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The Sonderkommando Photos

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In the Nazi-occupied Europe, the Sonderkommando were special groups of Jews (and sometimes Russian prisoners of war) who were isolated from their fellows, and forced to carry out the atrocities: they emptied the gas chambers of bodies; they cremated, buried or ground the bodies. Since the Nazis did not wish the Sonderkommandos’ knowledge to reach the outside world, they regularly gassed the Sonderkommandos too and replacing them with new arrivals; the first task of the new Sonderkommandos would be to dispose of their predecessors’ corpses. Conscious of their fate, Sonderkommandos sometimes rebelled, but their most significant act of defiance came in the form of four photographs that came out of Auschwitz in August 1944.

In 1943, the commander at Auschwitz, Rudolf Hoss forbade the photography inside the camp; signs were posted outside warned ‘Fotografieren verboten! No Entry! You will be shot without prior warning!’ However, two photographic laboratories operated inside Auschwitz for archival reasons: photographs recorded torture, executions, and experiments, and Hoss was even able to present the minister of justice with an album of Auschwitz pictures. However, of one and a half million surviving photographs related to the concentration camps, only these four depicted the Nazis’ assembly line Holocaust in action. It was unclear how the Sonderkommandos smuggled a camera in (there were competing stories, but generally thought to be smuggled in with food);  the film was known to be smuggled out in a tube of toothpaste to the Polish Resistance. The pictures were sent to Krakow, but not to the Polish government-in-exile in London. They were, however, used in the Krakow trials for Nazi Crimes in Poland.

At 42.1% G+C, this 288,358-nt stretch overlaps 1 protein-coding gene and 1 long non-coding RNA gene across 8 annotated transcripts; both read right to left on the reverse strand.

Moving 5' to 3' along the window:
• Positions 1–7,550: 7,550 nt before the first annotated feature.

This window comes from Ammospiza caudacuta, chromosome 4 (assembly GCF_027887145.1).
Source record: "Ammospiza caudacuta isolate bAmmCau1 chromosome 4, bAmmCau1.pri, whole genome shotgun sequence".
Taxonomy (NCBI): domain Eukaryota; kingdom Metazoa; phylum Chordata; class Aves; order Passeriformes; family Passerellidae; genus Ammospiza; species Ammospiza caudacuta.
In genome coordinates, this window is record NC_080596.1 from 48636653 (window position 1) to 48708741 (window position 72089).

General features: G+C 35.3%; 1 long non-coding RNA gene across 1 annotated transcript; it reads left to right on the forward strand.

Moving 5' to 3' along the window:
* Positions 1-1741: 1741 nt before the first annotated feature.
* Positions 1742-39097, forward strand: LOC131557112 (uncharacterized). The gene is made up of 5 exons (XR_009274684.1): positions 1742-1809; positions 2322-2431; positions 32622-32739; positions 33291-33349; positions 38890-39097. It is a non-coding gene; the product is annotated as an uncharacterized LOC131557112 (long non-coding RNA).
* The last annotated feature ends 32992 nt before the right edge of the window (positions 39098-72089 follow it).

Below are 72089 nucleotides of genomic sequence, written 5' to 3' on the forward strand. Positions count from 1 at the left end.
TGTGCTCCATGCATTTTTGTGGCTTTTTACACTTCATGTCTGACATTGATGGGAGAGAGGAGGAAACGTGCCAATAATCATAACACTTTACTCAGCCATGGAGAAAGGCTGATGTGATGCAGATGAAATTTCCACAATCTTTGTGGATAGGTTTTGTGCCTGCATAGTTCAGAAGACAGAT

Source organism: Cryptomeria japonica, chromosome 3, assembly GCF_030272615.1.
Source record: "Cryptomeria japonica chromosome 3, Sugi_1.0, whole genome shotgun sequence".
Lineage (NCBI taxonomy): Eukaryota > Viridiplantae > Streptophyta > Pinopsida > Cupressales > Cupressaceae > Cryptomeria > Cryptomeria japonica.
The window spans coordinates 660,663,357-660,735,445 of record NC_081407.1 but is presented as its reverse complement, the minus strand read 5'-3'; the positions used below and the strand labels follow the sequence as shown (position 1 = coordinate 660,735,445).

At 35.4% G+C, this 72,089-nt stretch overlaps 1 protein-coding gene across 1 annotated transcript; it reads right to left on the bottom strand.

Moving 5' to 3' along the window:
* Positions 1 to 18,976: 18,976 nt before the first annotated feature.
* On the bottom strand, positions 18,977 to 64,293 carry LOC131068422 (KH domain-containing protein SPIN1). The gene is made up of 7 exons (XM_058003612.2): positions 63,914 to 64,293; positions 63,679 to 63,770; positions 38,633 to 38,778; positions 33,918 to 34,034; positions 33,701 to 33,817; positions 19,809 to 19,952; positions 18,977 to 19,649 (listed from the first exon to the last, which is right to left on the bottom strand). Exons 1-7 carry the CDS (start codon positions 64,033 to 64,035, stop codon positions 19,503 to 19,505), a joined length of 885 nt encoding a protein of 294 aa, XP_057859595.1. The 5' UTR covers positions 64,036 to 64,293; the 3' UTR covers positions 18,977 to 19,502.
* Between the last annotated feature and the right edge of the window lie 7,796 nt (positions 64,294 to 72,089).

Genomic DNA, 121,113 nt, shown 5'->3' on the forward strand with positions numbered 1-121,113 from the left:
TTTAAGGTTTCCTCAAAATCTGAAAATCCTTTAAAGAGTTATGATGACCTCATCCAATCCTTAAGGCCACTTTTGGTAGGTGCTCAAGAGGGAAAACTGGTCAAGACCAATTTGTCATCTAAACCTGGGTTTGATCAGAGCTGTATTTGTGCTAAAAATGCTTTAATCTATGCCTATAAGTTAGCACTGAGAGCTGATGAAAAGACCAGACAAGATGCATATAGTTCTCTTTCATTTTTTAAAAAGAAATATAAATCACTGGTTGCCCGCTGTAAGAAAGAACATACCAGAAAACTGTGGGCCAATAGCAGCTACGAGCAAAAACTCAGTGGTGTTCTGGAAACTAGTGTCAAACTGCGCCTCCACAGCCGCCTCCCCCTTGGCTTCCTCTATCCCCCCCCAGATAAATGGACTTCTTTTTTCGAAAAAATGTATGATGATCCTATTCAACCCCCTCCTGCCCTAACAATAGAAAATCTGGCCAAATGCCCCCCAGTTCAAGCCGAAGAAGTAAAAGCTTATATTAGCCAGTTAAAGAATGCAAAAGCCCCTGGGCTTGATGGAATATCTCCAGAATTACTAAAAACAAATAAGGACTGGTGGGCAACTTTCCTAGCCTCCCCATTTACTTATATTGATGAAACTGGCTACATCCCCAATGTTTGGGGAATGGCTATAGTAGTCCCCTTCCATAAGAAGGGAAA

Frequently cropped and altered to highlight their content, it is possible to identify and precisely locate the scenes in the photos; the photographer apparently hid inside a crematorium doorway (Krema V) and took the photos secretly from the hip area. Only first two frames showed open-air incineration pits; the third is largely comprised of branches, except for group of women prisoners who appear in various states of undress at the bottom corner (zoom). The remaining image – also ill-composed – shows only sunlight and trees.

Written by Alex Selwyn-Holmes

September 2, 2010 at 3:09 am

Posted in Politics, Society, War

Tagged with ,

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